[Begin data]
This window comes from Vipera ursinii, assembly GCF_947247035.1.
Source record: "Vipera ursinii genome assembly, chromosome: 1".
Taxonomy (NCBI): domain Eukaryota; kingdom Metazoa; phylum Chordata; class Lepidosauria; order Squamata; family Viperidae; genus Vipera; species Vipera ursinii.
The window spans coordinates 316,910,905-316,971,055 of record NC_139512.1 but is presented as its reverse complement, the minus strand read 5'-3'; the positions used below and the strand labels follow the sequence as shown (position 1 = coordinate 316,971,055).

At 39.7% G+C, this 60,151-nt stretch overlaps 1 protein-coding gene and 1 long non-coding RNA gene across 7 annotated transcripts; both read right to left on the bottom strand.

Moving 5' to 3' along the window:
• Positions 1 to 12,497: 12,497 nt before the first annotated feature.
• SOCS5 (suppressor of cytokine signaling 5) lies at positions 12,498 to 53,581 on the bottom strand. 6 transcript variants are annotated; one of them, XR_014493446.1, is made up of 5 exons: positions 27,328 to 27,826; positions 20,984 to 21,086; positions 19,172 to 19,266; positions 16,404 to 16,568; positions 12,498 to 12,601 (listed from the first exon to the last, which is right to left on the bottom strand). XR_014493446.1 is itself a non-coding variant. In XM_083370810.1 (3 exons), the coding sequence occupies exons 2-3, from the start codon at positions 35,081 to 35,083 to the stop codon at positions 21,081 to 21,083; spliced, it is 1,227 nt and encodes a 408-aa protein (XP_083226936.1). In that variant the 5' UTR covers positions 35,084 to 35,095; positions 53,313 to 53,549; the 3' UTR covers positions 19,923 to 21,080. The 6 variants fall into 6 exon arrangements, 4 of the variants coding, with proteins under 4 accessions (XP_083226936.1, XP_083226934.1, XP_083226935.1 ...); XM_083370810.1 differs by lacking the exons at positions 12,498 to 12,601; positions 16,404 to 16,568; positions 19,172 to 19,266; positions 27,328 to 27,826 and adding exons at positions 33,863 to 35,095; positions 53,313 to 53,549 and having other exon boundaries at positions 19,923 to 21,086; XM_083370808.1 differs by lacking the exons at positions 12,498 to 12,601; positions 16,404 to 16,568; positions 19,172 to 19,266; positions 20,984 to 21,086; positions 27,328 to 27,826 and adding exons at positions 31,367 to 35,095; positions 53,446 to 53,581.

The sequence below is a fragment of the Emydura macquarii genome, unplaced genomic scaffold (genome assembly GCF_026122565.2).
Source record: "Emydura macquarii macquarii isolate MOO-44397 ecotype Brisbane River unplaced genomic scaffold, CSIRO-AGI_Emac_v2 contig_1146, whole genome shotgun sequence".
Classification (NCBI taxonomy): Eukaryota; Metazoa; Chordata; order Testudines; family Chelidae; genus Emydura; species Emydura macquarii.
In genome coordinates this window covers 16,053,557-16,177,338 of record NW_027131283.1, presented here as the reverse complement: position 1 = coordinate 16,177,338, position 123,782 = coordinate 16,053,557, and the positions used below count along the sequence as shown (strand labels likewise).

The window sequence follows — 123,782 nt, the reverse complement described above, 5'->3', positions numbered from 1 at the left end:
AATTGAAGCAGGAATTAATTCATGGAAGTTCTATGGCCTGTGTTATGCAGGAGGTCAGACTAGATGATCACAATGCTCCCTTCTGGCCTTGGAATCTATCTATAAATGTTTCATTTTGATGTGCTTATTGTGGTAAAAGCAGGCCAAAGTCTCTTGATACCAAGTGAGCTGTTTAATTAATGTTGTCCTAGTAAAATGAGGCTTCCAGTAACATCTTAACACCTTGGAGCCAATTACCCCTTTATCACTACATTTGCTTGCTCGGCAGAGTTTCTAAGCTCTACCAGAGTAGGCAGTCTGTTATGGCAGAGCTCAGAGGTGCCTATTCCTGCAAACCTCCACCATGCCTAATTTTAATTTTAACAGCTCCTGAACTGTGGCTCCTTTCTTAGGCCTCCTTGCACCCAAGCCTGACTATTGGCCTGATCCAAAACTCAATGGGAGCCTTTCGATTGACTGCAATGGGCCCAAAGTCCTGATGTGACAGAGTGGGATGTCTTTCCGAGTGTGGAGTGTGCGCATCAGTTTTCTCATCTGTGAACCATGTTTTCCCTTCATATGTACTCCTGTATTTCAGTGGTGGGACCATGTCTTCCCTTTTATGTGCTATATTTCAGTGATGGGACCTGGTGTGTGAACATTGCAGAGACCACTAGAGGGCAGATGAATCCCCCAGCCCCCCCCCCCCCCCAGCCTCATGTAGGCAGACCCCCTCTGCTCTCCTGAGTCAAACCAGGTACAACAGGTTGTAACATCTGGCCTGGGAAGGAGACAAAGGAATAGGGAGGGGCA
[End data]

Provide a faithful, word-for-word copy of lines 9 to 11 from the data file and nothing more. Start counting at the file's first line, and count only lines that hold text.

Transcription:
The sequence below is a fragment of the Emydura macquarii genome, unplaced genomic scaffold (genome assembly GCF_026122565.2).
Source record: "Emydura macquarii macquarii isolate MOO-44397 ecotype Brisbane River unplaced genomic scaffold, CSIRO-AGI_Emac_v2 contig_1146, whole genome shotgun sequence".
Classification (NCBI taxonomy): Eukaryota; Metazoa; Chordata; order Testudines; family Chelidae; genus Emydura; species Emydura macquarii.